Training a Deaf Dog

Dogs can usually learn hand signals as quickly as a hearing dog can learn verbal commands.

Finding out that the adorable dog or puppy you have just adopted is deaf can be upsetting, and some might actually consider surrendering the dog, if only because they have no idea how to go about training their pet. Don’t despair! While it may seem challenging, remember that deaf dogs are just as smart as hearing dogs. Additionally, there are many resources that can help, such as specialized trainers, veterinarians, or even learning American Sign Language to help train your dog. Interestingly, deaf people also tend to adopt deaf dogs, so finding help through those who are experienced in being deaf and training a deaf animal is invaluable.

Deaf dogs are just like hearing dogs: they like to sniff around and wander. You will need to take care that your pet is safe, while also allowing your dog some independence. It is important to keep your dog on a leash outside, when not in a fenced yard. Techniques like associating closeness to you with a positive reward like yummy dog treats, and using vibration collars for calling your dog in the back yard or other areas when he is off the leash can be used.

It is also important to keep your dog safe around hearing dogs, since they don’t understand or tolerate deafness the way humans do. If a dog isn’t aware that another dog wants to play, the action of ignoring that dog could lead to attacks, peer shunning, or any number of problems. You can learn techniques to use in situations where other dogs are present to alert your dog that another dog is approaching.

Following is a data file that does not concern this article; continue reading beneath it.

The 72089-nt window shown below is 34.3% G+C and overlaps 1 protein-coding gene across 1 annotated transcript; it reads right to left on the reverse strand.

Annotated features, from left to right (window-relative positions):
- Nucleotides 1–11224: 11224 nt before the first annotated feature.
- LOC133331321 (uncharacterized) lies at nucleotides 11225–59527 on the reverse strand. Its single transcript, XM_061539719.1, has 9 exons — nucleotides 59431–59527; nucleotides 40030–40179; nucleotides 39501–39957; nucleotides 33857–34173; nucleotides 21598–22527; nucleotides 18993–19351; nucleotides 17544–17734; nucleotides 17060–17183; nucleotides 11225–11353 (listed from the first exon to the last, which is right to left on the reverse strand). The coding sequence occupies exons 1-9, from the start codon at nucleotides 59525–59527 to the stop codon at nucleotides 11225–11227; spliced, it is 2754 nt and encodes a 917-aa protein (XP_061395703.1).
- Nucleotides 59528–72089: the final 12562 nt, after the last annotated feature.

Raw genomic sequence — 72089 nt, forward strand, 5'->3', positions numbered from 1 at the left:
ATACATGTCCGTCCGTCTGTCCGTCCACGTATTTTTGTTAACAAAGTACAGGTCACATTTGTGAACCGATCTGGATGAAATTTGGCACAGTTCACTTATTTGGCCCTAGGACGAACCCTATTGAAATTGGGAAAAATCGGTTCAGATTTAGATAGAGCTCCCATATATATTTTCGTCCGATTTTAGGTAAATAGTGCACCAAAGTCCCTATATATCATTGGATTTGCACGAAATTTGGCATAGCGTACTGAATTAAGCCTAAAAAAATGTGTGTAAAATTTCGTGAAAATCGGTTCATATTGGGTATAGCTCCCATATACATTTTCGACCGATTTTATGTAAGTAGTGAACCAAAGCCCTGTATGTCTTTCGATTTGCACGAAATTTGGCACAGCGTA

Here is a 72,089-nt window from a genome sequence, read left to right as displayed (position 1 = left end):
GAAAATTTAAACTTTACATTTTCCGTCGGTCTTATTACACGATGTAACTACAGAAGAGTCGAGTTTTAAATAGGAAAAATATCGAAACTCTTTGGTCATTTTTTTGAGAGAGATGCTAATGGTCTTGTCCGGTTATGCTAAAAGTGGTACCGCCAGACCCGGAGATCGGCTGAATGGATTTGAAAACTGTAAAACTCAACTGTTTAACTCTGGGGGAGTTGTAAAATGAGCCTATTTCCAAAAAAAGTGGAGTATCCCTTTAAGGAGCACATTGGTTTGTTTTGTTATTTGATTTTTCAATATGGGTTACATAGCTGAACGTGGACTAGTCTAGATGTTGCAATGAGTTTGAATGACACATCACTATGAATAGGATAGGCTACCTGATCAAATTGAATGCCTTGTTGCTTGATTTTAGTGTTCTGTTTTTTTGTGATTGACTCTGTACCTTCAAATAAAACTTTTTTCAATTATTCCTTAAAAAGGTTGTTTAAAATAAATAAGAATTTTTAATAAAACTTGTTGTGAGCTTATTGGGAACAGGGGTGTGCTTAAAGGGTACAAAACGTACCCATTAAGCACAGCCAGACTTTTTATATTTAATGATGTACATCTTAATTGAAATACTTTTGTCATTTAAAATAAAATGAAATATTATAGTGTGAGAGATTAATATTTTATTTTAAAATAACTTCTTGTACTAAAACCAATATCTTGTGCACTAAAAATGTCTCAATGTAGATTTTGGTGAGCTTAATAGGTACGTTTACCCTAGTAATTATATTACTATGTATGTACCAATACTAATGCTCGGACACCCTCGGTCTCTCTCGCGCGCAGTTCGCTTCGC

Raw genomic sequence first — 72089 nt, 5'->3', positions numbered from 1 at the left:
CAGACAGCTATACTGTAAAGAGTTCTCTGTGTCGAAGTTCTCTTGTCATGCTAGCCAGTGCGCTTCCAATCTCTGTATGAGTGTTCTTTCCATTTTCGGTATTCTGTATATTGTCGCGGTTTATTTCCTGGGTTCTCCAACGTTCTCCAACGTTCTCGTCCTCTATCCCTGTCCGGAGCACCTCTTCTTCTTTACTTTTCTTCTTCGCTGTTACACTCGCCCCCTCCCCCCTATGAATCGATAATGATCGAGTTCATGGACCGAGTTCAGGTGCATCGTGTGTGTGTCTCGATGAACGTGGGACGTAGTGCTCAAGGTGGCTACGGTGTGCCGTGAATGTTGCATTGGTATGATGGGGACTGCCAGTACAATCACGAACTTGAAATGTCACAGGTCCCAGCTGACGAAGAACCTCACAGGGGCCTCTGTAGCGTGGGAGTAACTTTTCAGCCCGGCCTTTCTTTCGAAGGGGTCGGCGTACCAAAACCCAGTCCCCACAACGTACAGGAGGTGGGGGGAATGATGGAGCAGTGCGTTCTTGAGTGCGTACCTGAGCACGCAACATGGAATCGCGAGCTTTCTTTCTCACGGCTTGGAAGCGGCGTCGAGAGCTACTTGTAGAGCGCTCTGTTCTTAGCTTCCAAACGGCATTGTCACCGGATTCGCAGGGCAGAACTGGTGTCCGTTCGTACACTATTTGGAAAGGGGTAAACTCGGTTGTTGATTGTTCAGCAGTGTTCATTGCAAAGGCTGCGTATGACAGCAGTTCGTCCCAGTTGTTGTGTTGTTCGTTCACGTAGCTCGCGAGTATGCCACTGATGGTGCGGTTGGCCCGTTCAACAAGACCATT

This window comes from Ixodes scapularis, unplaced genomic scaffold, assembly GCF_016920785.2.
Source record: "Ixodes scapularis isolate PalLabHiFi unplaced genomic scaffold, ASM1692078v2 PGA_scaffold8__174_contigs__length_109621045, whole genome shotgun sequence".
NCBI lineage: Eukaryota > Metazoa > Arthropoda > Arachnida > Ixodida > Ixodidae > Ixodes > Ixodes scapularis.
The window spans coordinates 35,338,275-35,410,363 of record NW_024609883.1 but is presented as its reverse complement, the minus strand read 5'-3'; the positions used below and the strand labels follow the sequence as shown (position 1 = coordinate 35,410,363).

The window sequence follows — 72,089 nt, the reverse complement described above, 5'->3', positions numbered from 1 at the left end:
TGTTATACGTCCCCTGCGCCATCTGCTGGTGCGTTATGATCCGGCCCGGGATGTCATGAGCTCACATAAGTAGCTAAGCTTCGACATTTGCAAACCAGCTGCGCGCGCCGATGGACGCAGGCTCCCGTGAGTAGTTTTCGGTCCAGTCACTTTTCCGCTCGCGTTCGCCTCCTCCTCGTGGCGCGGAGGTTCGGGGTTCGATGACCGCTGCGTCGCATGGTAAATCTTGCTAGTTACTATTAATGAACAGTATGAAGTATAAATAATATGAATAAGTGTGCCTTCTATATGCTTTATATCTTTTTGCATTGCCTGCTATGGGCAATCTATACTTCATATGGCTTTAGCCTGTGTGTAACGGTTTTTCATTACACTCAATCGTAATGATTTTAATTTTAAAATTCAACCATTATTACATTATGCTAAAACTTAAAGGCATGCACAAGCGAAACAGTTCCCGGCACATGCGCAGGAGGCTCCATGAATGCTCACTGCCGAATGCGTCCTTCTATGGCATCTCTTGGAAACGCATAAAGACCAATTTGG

There are a number of training tools owners can use to effectively train a deaf dog, such as sign language books, flashlights or vibrating dog collars. Dogs are very focused on visual input, making them good at learning hand signals or sign language.  In fact, dogs can usually learn hand signals as quickly as a hearing dog can learn verbal commands. Since dogs have a keen sense of smell, a favorite treat can be used to get your dog’s attention or to reward him for good behavior.  Dogs are very perceptive and are quick to pick up hand signs and even facial expressions.

Training any dog, deaf or not, takes time, patience and commitment. Many people find that deaf dogs are even more focused and easier to train.  Famous dog trainer Barbara Woodhouse once said, “I can train any dog in five minutes. It’s training the owner that takes longer.” With a deaf dog, training is even more imperative for the safety of your dog. If you are unsure of your dog-training ability, it’s a great idea hire a professional to help you train your dog.  Deaf dogs can make wonderful and rewarding pets if you just take the time to communicate in a way they understand.

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2 Comments

  1. I have often thought about a deaf dog, simply because I know BSL (British Sign Language). I really enjoyed the quote from Barbara Woodhouse, she was some lady!

    Ruth

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